By Louise Gray, Environment Correspondent TDT 30 Mar 2011
In an embarrassing admission earlier this year, the minister was forced to back down from plans to change the law so the government could sell all the 258,000 hectares of woodland owned by the taxpayer.
"I am sorry, we got this one wrong, but we have listened to people's concerns," Mrs Spelmantold the commons in February.
But giving evidence to the Environment Select Committee, she admitted that the government would still go ahead with plans to get rid 15 per cent of UK woodland - the maximum allowed without changing the current rules.
It means some 38,700 hectares, will be sold off over the next five years.
Proposals to sell off the land have generated huge public opposition with one petition calling for the plans to be scrapped generating more than 500,000 signatures.
17 Feb 2011
12 Feb 2011
Another petition calling for ancient woodlands to be exempted from the sale, has been signed by 20,000 people in a week.
Those opposing the sale include Dame Judi Dench, Bill Bryson, the writer and film producer, Trudy Styler.
Mrs Spelman said the sale would raise £100 million for the Environment Department (Defra), which has suffered painful spending cuts as part of the Coalition's drive to cut the deficit.
She insisted the sale would be mostly commerical forests.
Once protection for access and other benefits of woodland had been addressed, she said "the planned sales will be in a position to resume within the period of the spending review, and won't have an impact on expenditure".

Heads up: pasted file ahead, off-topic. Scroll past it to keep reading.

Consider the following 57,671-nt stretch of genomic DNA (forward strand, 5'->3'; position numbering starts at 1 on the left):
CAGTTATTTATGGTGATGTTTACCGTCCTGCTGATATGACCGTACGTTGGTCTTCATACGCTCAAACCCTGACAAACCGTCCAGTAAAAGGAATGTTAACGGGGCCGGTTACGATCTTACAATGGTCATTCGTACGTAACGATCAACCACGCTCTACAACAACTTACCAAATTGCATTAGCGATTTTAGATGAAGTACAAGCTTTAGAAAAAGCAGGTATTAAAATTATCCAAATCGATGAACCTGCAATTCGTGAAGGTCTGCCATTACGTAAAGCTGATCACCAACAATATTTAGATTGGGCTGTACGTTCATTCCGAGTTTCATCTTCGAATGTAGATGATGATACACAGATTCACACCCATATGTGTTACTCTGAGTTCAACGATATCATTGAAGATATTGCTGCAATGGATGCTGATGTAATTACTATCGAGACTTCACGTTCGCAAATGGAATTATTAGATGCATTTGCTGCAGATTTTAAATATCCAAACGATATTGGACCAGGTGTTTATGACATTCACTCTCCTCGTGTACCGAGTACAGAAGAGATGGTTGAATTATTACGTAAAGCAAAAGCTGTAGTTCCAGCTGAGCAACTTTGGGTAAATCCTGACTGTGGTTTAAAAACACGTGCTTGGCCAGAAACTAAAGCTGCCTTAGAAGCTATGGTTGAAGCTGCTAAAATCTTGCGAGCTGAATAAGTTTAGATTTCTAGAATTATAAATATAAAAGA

Dr Hilary Allison, policy director at the Woodland Trust, warned that there would be further protests if the sale is not carried out carefully.
"If these sales are to go ahead the government has to put condition on the sales so that public beneift - that is public access and biodiversity - are protected. We also expect to see the Government fufil its commitment to the trust not to sell PAWs [damaged ancient woodland sites planted with conifers which should be restored by the government]."
Mrs Spelman defended her earlier consultation on plans to dispose of the remainder of the public forest estate to businesses, charities and communities which provoked such widespread anger.
She said previous governments had already been selling off the public forests.
"I simply thought it was right to give the public the chance to be consulted about the future of the forest estate," she said.
The government has pledged that the public would not be prevented from enjoying the same activities as they do currently, while the land is in public hands.
An independent panel has been set up to examine the future of England's forests, which will ensure the sale of 15 per cent and any further reforms benefit the public.